Nuclei isolated from heat-shocked mammalian cells have an increased protein content which reflects an enhanced protein binding to nuclear structures. These nuclear changes are correlated with cell survival and inhibition of DNA replication, transcription and repair of DNA damage. It appears that most of the altered protein binding occurs in association with the nuclear matrix. The present study was conducted to determine if measurements of specific proteins in isolated nuclei reflect changes that occur at the nuclear matrix. The amounts of various proteins associated with HeLa cell nuclei and nuclear matrices after heat shock were measured by (1) densitometric scans of Coomassie blue-stained gels, (2) immunoblotting with antibodies to nuclear proteins and (3) antisera raised against nuclear matrix proteins from heated cells. These measurements revealed heat-induced increases in the levels of many nuclear matrix proteins. While a number of proteins show similar changes in both nuclei and nuclear matrices, for many the extent of increased association with the nuclear matrix is not reflected in the measured changes in the nuclei. These results are essential for understanding and studying further the relationships between the cellular response to hyperthermia and heat-altered associations of specific proteins with either nuclei or nuclear matrices.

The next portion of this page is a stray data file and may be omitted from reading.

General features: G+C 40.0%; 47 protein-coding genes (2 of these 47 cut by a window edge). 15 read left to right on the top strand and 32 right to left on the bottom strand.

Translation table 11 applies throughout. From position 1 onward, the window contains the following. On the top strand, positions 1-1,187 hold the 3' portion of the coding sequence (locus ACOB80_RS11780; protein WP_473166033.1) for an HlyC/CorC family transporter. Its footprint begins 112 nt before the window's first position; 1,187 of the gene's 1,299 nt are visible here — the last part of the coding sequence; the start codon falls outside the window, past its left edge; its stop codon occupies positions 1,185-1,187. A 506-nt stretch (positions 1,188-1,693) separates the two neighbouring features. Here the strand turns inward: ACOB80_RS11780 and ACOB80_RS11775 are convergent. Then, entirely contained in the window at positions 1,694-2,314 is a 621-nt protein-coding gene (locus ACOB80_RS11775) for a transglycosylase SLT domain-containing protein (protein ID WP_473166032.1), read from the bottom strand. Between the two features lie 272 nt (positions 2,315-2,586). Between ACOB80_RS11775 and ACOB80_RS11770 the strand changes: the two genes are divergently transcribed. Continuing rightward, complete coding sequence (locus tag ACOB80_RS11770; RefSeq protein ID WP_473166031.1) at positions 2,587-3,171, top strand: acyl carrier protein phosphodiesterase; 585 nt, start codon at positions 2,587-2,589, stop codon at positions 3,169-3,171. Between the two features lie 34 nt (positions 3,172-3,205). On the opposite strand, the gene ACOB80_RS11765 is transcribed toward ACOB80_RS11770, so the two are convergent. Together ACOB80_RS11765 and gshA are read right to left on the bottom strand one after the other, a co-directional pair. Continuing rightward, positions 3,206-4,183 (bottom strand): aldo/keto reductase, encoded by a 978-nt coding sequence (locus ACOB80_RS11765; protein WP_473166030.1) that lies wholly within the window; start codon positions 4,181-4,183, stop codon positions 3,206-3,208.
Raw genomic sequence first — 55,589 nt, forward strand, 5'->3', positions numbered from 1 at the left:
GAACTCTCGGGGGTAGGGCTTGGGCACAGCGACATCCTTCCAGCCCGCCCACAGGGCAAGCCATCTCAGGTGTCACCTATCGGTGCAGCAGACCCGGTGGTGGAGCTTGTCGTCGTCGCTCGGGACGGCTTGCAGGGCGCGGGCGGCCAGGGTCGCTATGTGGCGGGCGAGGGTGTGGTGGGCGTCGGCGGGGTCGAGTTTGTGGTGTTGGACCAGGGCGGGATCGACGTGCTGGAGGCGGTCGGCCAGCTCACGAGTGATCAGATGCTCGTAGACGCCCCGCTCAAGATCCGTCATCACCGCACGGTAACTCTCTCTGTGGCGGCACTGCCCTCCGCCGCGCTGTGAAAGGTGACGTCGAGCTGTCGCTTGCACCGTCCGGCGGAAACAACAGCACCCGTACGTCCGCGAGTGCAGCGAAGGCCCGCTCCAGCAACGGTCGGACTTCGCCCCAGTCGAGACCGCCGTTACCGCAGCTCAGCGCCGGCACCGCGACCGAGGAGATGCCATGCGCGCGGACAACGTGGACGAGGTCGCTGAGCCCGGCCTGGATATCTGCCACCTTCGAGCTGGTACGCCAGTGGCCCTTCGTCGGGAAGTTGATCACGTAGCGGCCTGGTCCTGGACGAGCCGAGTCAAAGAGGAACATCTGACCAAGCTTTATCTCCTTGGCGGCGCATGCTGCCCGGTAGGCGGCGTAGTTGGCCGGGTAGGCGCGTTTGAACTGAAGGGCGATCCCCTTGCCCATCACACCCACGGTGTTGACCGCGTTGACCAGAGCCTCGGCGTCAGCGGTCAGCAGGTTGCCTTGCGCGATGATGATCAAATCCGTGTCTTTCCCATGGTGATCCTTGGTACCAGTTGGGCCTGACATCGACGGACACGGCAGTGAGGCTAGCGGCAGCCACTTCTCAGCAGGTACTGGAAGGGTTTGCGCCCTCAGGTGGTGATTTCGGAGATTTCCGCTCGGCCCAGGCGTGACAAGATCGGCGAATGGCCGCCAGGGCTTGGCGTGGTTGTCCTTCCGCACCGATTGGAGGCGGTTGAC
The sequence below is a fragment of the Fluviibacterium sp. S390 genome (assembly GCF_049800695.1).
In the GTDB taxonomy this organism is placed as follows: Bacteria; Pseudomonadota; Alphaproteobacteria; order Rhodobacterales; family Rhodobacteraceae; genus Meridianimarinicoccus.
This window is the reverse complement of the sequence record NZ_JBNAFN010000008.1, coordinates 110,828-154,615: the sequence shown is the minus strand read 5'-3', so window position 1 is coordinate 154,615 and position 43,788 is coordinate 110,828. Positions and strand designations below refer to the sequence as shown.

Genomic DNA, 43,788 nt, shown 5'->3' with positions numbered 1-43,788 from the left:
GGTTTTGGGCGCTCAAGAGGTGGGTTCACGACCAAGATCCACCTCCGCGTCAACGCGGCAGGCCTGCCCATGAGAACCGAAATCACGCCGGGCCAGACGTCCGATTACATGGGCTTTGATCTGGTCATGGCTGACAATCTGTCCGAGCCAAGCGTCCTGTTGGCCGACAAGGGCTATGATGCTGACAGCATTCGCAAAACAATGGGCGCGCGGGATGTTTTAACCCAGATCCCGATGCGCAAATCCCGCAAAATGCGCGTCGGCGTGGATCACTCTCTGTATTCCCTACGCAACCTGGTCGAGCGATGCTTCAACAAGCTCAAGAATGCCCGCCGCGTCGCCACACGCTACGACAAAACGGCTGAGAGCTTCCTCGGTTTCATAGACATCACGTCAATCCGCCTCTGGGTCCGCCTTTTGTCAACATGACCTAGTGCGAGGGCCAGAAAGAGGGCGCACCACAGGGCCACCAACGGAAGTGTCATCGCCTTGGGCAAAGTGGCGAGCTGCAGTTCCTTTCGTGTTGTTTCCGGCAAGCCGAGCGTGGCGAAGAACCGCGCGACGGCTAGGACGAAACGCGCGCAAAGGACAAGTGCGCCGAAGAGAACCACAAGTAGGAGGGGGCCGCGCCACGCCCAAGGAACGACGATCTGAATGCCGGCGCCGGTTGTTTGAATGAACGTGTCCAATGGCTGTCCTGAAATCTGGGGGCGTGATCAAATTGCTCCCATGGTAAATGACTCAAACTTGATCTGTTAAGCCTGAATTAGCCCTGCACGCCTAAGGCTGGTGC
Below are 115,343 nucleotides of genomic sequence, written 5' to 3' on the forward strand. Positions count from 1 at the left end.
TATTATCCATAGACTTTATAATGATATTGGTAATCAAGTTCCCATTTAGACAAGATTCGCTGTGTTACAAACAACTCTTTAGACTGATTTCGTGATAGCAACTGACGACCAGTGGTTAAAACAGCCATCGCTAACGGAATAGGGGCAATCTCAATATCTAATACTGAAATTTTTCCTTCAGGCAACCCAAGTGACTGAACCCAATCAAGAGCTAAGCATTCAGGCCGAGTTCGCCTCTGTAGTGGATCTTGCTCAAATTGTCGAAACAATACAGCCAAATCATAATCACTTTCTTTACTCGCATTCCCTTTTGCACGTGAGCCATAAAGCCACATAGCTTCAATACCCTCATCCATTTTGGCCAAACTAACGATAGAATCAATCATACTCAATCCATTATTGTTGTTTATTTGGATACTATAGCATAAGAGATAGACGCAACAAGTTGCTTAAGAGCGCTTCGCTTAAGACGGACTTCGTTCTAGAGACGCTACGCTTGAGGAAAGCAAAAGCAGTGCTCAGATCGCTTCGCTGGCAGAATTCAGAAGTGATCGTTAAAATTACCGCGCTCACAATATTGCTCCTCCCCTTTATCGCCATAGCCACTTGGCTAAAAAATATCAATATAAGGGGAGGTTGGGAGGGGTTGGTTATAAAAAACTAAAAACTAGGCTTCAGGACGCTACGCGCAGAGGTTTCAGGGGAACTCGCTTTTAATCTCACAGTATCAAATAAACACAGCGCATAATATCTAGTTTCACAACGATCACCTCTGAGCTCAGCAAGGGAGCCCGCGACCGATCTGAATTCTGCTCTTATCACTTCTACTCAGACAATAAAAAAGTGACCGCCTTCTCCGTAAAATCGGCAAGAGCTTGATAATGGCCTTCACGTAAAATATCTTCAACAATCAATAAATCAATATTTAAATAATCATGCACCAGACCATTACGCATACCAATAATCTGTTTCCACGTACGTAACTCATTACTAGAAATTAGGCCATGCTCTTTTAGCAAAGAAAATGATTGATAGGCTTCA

This content is only available as a PDF.
You do not currently have access to this content.